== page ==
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Parents have been using baby walkers, playpens and jumpers for many years. But these all come with cautions. Here's some advice to make sure you use them safely - if you use them at all.
Baby walkers with wheels have been banned in Canada since 2004 because they pose serious and sometimes catastrophic risks. For example:
- Incidents where babies in walkers fall down stairs are the primary cause of serious head injuries for children under the age of two.
- Babies in walkers can move very quickly, encounter dangerous and often hidden obstacles, bump into furniture and corners, pull on hanging appliance cords, roll down stairs, reach for hot items, tip over, or fall into swimming pools.
Never use a baby walker, whether new or second hand. Rather, use a wheel-less, colourful stationary activity centre that doesn’t move around on the floor (such as an Exersaucer™). Make sure it's in a safe place where your baby can't reach dangerous items while playing in it.
For more information on the hazards of baby walkers, visit the Health Canada website.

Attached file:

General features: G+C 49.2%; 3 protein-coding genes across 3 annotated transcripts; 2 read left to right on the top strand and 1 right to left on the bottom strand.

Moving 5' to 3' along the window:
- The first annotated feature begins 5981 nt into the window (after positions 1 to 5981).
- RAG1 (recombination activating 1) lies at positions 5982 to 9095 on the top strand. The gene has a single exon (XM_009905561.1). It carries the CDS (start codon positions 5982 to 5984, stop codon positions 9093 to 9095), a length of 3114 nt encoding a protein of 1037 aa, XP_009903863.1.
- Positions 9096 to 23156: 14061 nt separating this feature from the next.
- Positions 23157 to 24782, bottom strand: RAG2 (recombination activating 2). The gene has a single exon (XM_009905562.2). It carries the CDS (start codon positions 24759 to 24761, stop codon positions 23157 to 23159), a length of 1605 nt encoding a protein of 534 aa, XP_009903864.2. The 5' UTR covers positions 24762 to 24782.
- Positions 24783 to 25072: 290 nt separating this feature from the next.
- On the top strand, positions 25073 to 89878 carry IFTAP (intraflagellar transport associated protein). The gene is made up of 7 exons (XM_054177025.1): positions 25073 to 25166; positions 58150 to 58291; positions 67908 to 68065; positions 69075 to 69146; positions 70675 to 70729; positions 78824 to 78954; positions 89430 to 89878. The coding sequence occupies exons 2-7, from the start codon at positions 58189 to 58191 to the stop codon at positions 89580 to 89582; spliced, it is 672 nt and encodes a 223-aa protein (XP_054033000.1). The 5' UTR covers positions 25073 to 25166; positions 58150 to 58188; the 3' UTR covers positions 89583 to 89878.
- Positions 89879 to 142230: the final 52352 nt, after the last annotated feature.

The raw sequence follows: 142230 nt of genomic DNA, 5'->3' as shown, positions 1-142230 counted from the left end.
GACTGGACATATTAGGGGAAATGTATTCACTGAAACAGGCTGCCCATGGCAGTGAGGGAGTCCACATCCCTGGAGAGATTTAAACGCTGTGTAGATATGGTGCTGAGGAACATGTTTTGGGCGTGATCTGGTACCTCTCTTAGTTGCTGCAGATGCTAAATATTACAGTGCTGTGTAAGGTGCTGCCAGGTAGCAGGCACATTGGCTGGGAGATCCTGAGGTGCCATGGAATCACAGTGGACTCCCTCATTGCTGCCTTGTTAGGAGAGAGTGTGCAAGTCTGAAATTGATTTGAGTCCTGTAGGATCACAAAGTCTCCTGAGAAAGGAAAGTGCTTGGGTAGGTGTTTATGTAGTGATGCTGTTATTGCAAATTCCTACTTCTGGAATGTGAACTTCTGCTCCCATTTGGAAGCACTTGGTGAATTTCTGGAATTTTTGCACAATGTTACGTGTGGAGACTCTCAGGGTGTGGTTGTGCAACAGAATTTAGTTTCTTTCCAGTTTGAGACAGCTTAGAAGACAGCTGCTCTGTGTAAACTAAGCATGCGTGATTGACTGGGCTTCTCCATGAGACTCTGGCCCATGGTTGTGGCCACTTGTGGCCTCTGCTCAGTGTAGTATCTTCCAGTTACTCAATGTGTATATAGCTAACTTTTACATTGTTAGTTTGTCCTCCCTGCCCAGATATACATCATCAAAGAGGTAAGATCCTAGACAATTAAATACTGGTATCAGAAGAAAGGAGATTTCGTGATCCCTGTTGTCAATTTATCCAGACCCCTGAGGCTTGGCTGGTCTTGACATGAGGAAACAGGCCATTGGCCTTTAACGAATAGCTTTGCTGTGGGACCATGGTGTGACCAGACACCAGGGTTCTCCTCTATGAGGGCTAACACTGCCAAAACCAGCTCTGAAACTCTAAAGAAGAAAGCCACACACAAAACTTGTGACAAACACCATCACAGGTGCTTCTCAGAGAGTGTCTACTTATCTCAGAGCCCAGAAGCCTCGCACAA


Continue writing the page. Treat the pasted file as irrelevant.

Jumpers (also called Jolly Jumpers™) don't help your baby walk sooner. In fact, they may cause injuries because your baby will likely try to walk before he's developed good leg control. It's better to let your baby explore and be active on the floor.
Many new parents buy playpens for their babies, but strict guidelines should be followed to ensure playpens are safe:
- Playpen walls should be made of mosquito-type netting. Your own little finger must not be able to pass through the mesh.
- Product should have no more than two wheels or casters and walls must be at least 48 cm (19 inches) high.
- All parts must be free from rough or sharp edges. Hinges should be designed to prevent pinching or unintended collapse.
- Any open holes drilled in metal, plastic, or wood components should be less than three mm or more than 10 mm in diameter.
- All parts small enough for a baby to choke on must be firmly attached.
- Vinyl rails and mattress pads should not be torn.
- All four sides of the playpen must be fixed firmly in the fully raised position.
- Do not put scarves, necklaces, long cords, pillows, or large toys in a playpen.
- Frequently check for recalls - many brands of playpens made in the 1990s have been recalled because of the risk of death and injury to babies.
- Before accepting a second hand playpen or portable crib, always check the condition of the item first.
Resources & Links:
HealthLink BC: Quick Tips: Baby-Proofing Your Home